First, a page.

In Israel, I am a member of a synagogue with a large cadre of volunteers. The volunteers serve in many different capacities, each calling upon their unique talents to strengthen the infrastructure of the congregational community. One person may help with organizing the prayer service, another may focus on taking care of members who have suffered the loss of a loved one, another may be in charge of building repairs, and so on. There is a clear recognition that people are different and contribute in different ways to the overall health and wellbeing of the community.
This mindset exists in the military as well both here in Israel and in America. Different units specialize in different areas, and bring their specific expertise to the table. However, in Hacksaw Ridge, the true story of Desmond Doss’s experience in World War II, the soldiers in one unit do not fully comprehend or appreciate the fact that one soldier operates under a different set of givens than the others and contributes to the greater good in his own idiosyncratic way.
Desmond Doss is a conscientious objector and refuses to carry a weapon in war, even within his own combat unit. He wants to serve as a medic and save lives, not end them. His fellow soldiers view him as an unreliable ally and coward and they make his adjustment to the military miserable.
A military court prepares to court martial him for disobedience, but at the proceeding they change their view of Desmond when he explains his perspective on the war and on his personal vision of military service: “When the Japanese attacked Pearl Harbor, I took it personal. Everyone I knew was on fire to join up, including me. Why, I had a job in a defense plant and I could’ve taken a deferment, but that ain’t right. It isn’t right that other men should fight and die, that I would just be sitting at home safe. I need to serve. I got the energy and the passion to serve as a medic, right in the middle with the other guys. No less danger, just… while everybody else is taking life, I’m going to be saving it. With the world so set on tearing itself apart, it doesn’t seem like such a bad thing to me to wanna put a little bit of it back together.”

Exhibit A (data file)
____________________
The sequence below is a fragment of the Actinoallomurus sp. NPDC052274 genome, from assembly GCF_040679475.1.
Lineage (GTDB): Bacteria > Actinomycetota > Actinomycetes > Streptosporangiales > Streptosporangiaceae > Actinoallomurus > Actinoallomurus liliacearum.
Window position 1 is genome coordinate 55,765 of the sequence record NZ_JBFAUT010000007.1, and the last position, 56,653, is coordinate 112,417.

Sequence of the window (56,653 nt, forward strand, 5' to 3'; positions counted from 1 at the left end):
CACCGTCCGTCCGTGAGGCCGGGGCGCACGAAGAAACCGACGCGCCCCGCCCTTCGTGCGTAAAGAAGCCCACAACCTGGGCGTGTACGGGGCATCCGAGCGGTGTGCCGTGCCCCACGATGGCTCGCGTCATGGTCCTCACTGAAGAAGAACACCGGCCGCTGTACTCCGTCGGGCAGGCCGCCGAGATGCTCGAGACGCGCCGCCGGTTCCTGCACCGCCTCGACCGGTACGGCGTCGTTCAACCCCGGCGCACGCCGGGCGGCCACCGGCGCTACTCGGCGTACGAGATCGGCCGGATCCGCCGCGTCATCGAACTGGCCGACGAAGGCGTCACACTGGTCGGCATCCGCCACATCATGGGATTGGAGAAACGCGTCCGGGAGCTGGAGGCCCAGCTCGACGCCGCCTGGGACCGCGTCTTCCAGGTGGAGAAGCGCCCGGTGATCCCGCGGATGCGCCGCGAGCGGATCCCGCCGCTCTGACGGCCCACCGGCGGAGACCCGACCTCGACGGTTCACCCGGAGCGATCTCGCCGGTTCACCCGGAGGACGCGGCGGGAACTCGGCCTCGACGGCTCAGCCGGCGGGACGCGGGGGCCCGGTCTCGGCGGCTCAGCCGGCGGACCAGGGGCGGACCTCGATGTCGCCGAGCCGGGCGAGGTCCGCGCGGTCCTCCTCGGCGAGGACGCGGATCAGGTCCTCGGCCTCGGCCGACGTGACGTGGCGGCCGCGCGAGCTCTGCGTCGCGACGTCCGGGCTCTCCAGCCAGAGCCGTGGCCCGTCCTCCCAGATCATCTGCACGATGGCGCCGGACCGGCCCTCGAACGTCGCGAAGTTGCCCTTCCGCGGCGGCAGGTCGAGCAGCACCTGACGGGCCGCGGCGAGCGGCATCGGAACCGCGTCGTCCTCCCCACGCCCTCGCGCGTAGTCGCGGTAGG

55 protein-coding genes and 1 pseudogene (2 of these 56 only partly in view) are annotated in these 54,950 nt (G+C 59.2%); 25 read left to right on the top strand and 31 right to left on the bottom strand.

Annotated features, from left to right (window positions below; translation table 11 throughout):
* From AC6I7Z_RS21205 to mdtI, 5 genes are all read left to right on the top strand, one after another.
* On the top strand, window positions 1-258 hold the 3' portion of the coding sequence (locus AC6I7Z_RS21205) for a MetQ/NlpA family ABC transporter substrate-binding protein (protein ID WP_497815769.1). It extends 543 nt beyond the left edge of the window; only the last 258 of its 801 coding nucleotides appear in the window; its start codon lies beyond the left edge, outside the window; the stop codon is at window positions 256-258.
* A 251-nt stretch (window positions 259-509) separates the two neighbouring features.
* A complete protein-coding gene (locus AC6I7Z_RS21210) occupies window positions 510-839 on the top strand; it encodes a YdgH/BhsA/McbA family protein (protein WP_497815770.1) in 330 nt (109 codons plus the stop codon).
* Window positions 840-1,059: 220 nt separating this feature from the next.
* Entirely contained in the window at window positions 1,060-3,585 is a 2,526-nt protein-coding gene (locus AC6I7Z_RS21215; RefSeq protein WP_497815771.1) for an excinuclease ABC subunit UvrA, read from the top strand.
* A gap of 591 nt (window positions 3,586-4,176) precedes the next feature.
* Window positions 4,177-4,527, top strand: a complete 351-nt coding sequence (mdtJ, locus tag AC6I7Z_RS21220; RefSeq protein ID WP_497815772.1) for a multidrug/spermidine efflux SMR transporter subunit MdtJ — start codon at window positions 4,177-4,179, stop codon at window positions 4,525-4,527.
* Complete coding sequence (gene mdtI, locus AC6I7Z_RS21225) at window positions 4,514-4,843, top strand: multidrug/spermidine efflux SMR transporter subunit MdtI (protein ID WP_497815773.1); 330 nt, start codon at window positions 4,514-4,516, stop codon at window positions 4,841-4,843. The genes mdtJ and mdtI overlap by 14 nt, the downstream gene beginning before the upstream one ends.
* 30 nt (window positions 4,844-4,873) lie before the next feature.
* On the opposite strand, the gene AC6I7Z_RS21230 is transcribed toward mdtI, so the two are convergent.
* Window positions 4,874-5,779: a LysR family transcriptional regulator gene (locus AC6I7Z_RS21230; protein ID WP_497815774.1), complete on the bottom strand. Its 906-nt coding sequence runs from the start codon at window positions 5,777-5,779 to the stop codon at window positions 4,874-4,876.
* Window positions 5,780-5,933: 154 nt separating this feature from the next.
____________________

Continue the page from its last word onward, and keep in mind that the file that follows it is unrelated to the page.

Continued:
In the crucible of battle on Hacksaw Ridge, Desmond’s comrades change their view of him. The Japanese attack ferociously and many Americans die and become wounded. Time and time again, Desmond is there to tend to his fellow soldiers and help them get to safety. Against all odds, he rescues 75 men. Later Desmond becomes the first conscientious objector to receive the Congressional Medal of Honor.
Desmond remains true to his principles and becomes a hero, an invaluable member of his brigade. His commanding officer, Captain Glover, asks Desmond to forgive him for misjudging him: “All I saw was a skinny kid. I didn’t know who you were. You’ve done more than any other man could’ve done in the service of his country. Now, I’ve never been more wrong about someone in my life, and I hope one day you can forgive me.”
Misjudging someone is at the core of Hacksaw Ridge. The inability to see another’s perspective almost prevents Desmond from serving his country. Consider how many more lives would have been lost without his intervention.
The Ethics of the Fathers, a classic of Jewish wisdom literature, tells us: “judge every man favorably.” It is important to give every person the benefit of the doubt. Always try to see the good in the other. Moreover, the Talmud teaches us: “Anyone who judges others favorably will be judged favorably in Heaven” (Shabbat 127b). Hacksaw Ridge reminds us that those who see life differently from us may teach us by example how to lead a life of virtue and meaning.